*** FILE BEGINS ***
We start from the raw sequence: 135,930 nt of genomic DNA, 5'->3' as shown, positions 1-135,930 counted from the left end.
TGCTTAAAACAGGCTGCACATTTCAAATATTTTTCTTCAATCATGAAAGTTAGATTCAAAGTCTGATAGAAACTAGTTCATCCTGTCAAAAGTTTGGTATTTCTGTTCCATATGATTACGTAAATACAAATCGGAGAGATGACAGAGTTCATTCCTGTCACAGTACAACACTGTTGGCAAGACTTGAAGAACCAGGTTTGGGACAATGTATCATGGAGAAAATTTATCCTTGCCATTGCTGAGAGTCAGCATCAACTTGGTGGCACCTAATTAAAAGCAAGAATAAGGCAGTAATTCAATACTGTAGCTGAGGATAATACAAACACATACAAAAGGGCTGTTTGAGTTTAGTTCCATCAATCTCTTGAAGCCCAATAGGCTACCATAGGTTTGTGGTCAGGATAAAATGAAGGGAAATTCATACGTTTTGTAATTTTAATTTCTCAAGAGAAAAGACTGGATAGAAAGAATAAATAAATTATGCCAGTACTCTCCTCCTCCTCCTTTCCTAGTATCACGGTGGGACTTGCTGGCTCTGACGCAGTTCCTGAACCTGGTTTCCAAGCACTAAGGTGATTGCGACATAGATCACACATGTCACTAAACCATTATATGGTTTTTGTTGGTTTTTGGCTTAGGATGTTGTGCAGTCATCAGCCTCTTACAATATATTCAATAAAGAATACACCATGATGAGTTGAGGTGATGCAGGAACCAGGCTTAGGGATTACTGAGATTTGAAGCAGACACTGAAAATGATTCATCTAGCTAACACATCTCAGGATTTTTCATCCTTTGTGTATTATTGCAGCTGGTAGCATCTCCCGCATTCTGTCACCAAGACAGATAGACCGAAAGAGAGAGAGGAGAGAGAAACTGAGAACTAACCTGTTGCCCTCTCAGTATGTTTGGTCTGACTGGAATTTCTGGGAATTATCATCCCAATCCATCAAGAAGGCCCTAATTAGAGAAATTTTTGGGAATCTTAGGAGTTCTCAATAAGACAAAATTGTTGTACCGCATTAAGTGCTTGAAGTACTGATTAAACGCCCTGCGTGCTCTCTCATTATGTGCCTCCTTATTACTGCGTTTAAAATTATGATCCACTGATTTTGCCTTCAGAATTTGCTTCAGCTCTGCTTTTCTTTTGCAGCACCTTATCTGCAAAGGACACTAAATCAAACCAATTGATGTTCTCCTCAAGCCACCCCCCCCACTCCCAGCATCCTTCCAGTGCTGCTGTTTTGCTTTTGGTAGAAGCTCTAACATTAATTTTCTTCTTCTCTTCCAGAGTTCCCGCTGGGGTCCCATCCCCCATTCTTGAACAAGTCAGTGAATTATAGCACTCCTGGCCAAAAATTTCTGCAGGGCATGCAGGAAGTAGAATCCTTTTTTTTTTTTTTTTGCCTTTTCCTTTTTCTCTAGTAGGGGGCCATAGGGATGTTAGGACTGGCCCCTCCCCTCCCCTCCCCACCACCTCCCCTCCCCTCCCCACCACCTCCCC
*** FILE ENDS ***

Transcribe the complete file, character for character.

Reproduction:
We start from the raw sequence: 135,930 nt of genomic DNA, 5'->3' as shown, positions 1-135,930 counted from the left end.
TGCTTAAAACAGGCTGCACATTTCAAATATTTTTCTTCAATCATGAAAGTTAGATTCAAAGTCTGATAGAAACTAGTTCATCCTGTCAAAAGTTTGGTATTTCTGTTCCATATGATTACGTAAATACAAATCGGAGAGATGACAGAGTTCATTCCTGTCACAGTACAACACTGTTGGCAAGACTTGAAGAACCAGGTTTGGGACAATGTATCATGGAGAAAATTTATCCTTGCCATTGCTGAGAGTCAGCATCAACTTGGTGGCACCTAATTAAAAGCAAGAATAAGGCAGTAATTCAATACTGTAGCTGAGGATAATACAAACACATACAAAAGGGCTGTTTGAGTTTAGTTCCATCAATCTCTTGAAGCCCAATAGGCTACCATAGGTTTGTGGTCAGGATAAAATGAAGGGAAATTCATACGTTTTGTAATTTTAATTTCTCAAGAGAAAAGACTGGATAGAAAGAATAAATAAATTATGCCAGTACTCTCCTCCTCCTCCTTTCCTAGTATCACGGTGGGACTTGCTGGCTCTGACGCAGTTCCTGAACCTGGTTTCCAAGCACTAAGGTGATTGCGACATAGATCACACATGTCACTAAACCATTATATGGTTTTTGTTGGTTTTTGGCTTAGGATGTTGTGCAGTCATCAGCCTCTTACAATATATTCAATAAAGAATACACCATGATGAGTTGAGGTGATGCAGGAACCAGGCTTAGGGATTACTGAGATTTGAAGCAGACACTGAAAATGATTCATCTAGCTAACACATCTCAGGATTTTTCATCCTTTGTGTATTATTGCAGCTGGTAGCATCTCCCGCATTCTGTCACCAAGACAGATAGACCGAAAGAGAGAGAGGAGAGAGAAACTGAGAACTAACCTGTTGCCCTCTCAGTATGTTTGGTCTGACTGGAATTTCTGGGAATTATCATCCCAATCCATCAAGAAGGCCCTAATTAGAGAAATTTTTGGGAATCTTAGGAGTTCTCAATAAGACAAAATTGTTGTACCGCATTAAGTGCTTGAAGTACTGATTAAACGCCCTGCGTGCTCTCTCATTATGTGCCTCCTTATTACTGCGTTTAAAATTATGATCCACTGATTTTGCCTTCAGAATTTGCTTCAGCTCTGCTTTTCTTTTGCAGCACCTTATCTGCAAAGGACACTAAATCAAACCAATTGATGTTCTCCTCAAGCCACCCCCCCCACTCCCAGCATCCTTCCAGTGCTGCTGTTTTGCTTTTGGTAGAAGCTCTAACATTAATTTTCTTCTTCTCTTCCAGAGTTCCCGCTGGGGTCCCATCCCCCATTCTTGAACAAGTCAGTGAATTATAGCACTCCTGGCCAAAAATTTCTGCAGGGCATGCAGGAAGTAGAATCCTTTTTTTTTTTTTTTTGCCTTTTCCTTTTTCTCTAGTAGGGGGCCATAGGGATGTTAGGACTGGCCCCTCCCCTCCCCTCCCCACCACCTCCCCTCCCCTCCCCACCACCTCCCC